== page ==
Macaroni was a highly fashionable food in late eighteenth-century Paris, and Jefferson not only enjoyed the dish but also commissioned William Short to purchase a machine for making it. The machine was later shipped to America. Jefferson also investigated the manufacture of macaroni during his trip to northern Italy and drew a sketch with detailed notes on the extrusion process. When Short was in Italy, he sampled the local product and concluded that the cooks of Paris made better pasta than he could get at Naples. Apparently, the macaroni machine that Short bought was either not durable or unsatisfactory, for in later years Jefferson imported macaroni and Parmesan cheese from Marseilles for his use at Monticello. While in France, he also copied a recipe for making macaroni ("Nouilly a maccaroni") without a machine. This recipe makes clear that what was eaten as macaroni was what Americans today would term spaghetti — the dough was rolled thin and cut into strips, and each strip was then rolled with the hands into a noodle shape.
So it seems that Jefferson may have served pasta and cheese, but when he did the recipe was already in wide use in Europe. Marlena Spieler, author of Macaroni and Cheese, writes that:
The first written recipe [for macaroni and cheese] seems to be from The Experienced English Housekeeper, by a Mrs. Elizabeth Raffald. Published in 1769, it appears to be the forerunner of our own American classic: bechamel sauce with Cheddar, mixed with macaroni, sprinkled with Parmesan, then baked until bubbly and golden. Another recipe, macaroni a la reine ("Macaroni in the style of the queen"), made from a similar mixture of pasta, cream, and melty cheese (often Gruyere), appeared frequently in British cookery books until relatively recent times.
So there you have it. No one knows exactly who invented mac and cheese, but it wasn't Jefferson, though he seems to have been a fan of it.
Categories: Food
Posted by Alex on Wed Jun 13, 2007
Comments (8)
Dog Gives Birth to Kitten
A dog in a Chinese village has allegedly given birth to a litter that included what looks like a kitten.
“Local residents have been flocking to his house to see the 'kitten' which local vets say is really a puppy which looks like a cat because of a gene mutation. It apparently yaps like a puppy.”
Whether or not the photo that accompanies the article is actually a picture of the litter is uncertain.
(Thanks, Sarah.)

Is Des a Feline Record Breaker?
Des, a cat belonging to Alison Thomas of South Wales, boasts an impressive 26 toes. Polydactylism is not uncommon in felines, and there are reports of cats with 24 toes, but Mrs Thomas is trying to find out whether 26 may be a new UK record. Unconfirmed reports from North America mention cats with 28 toes.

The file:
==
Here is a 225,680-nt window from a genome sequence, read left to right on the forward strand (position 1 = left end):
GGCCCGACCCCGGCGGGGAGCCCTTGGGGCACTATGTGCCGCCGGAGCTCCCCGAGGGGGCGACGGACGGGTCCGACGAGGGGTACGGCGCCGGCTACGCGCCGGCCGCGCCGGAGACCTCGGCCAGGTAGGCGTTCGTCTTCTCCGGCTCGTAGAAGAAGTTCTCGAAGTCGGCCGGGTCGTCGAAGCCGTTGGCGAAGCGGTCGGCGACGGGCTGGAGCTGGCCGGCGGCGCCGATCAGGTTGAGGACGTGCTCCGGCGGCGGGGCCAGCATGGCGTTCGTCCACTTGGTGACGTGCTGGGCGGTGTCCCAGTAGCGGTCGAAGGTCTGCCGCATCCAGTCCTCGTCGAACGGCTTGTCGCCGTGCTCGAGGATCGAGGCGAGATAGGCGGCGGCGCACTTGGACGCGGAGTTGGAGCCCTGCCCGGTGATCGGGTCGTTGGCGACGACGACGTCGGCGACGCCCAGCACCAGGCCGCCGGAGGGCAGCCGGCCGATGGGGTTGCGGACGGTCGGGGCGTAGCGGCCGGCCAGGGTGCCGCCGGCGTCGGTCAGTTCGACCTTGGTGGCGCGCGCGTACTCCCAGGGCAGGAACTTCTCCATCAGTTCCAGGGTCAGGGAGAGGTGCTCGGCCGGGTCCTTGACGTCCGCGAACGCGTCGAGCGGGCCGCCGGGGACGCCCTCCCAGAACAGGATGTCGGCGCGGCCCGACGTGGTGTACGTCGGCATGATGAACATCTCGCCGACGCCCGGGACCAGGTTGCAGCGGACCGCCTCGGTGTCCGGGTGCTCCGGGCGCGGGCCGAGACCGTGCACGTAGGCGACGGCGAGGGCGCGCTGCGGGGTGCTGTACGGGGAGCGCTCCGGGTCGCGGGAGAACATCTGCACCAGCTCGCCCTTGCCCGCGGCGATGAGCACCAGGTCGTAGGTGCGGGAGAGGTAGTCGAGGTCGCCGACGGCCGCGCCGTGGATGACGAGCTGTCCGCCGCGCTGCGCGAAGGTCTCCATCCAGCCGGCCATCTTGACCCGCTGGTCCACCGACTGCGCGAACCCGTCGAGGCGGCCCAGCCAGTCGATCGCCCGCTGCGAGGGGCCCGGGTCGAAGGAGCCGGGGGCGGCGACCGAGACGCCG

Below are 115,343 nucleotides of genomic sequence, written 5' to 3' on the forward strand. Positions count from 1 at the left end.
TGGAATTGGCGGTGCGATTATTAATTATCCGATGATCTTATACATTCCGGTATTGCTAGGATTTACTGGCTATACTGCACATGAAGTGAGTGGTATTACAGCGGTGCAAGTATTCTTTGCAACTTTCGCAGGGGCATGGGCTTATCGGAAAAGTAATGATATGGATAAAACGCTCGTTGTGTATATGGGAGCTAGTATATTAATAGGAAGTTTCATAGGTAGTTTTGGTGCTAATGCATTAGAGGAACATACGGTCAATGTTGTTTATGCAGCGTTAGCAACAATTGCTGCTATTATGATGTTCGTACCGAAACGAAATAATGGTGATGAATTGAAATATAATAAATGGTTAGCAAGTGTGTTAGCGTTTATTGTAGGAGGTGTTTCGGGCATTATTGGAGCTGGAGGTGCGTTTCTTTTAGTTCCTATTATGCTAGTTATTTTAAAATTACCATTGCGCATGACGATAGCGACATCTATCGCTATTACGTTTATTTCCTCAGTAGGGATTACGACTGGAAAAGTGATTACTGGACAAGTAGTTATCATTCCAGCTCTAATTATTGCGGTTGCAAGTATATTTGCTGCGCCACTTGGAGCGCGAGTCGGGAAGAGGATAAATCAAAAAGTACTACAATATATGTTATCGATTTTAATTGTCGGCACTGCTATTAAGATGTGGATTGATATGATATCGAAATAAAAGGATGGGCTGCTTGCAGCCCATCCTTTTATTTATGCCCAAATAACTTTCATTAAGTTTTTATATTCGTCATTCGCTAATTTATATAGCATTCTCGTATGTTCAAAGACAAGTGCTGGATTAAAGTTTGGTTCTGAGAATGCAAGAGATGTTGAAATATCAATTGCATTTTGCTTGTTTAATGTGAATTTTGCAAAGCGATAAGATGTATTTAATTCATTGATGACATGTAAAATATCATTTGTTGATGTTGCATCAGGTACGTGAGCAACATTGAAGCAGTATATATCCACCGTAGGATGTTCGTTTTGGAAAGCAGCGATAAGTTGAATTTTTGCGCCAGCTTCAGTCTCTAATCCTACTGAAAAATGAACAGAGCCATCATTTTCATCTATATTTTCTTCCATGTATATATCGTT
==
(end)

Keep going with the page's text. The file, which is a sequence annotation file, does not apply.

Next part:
(Thanks, Beasjt.)

It has been reported that a pig in Croatia has been born with six legs and two penises. As Sarah pointed out in her email, the ‘Octopig’ should more accurately be called ‘Hexapig’.
Categories: Animals, Birth/Babies
Posted by Flora on Wed Jun 13, 2007
Comments (16)
I've heard of renting wedding dresses, but I'd never heard of renting the wedding cake. But apparently renting fake wedding cakes is becoming increasingly popular. Here's how it works:
The idea is to have an elegant, multitiered pretend cake for show while serving guests slices from a real, tasty and inexpensive sheet cake. The inside of a faux wedding cake crafted by Fun Cakes in Grandville contains mostly plastic foam, with a secret spot reserved for a slice of real cake to be shared by the bride and groom. Everything is covered by gum paste and fondant, a frosting-like confection made from sugar and water often used in cakes and pastries. After a bride and groom take the traditional first slice of their real wedding cake, it's often wheeled away from guests, out of their sight, to be cut up and served on plates. Do the same thing using a fake cake and a sheet cake, and guests will be none the wiser.
It seems like a sensible idea to me. Though, of course, another option would be simply not to have such an expensive wedding if you can't afford it. I'm constantly amazed at the obscene amounts of money some people spend on their weddings. My wife and I had a very simple, low-key wedding, though we did splurge on an Elvis-shaped groom's cake (real, not fake).
Categories: Food, Sex/Romance
Posted by Alex on Wed Jun 13, 2007
Comments (9)
In the past few days, several hoaxes have been circulating on the internet about Paris Hilton. The first claims that she was stabbed in jail. The second suggests that she committed suicide. The appearance of these hoaxes was rather predictable, given the media circus surrounding her time in jail. The method of operation of both hoaxes was to disguise themselves as credible news sites. The "Paris Hilton was stabbed" story disguised itself as a CNN webpage. The "Paris Hilton committed suicide" one disguised itself as Australia's ABC. I'll have to add these to my page about celebrity death hoaxes.
Categories: Celebrities, Death
Posted by Alex on Wed Jun 13, 2007
Comments (10)
Swindlers conned a Vietnamese businessman into buying $25,000 worth of "God Metal." Apparently, the existence of God Metal is an old folk legend in Vietnam. According to Thanh Nien News:
‘God metal’, also known as ‘black copper’, is almost a myth in Vietnam. Those who claim to have seen it say it is extremely heavy but floats in an iron bucket of water. In its vicinity glass shatters, matches and lighters do not ignite, iron nails are repelled, and gold turns white.
The mark for the scam thought he could resell the God Metal for millions of dollars. But first he wanted to make sure that it could do all that the legend said:
The gang came with a notebook-sized bar of black copper weighing 2.1 kg. They performed ‘tests’ in front of him and the metal seemed to possess all its mythical properties: a mirror and a clinical thermometer did shatter into pieces and a gas lighter failed to ignite.
They even showed him a burnt mobile phone, claiming to have “forgotten to turn it off before placing it near the metal”.

He paid the gang an advance of $25,000. But the next day the swindlers were nowhere to be found. Nor was his cash. (Thanks, Joe.)
Categories: Business/Finance, Con Artists
Posted by Alex on Sat Jun 09, 2007
Comments (4)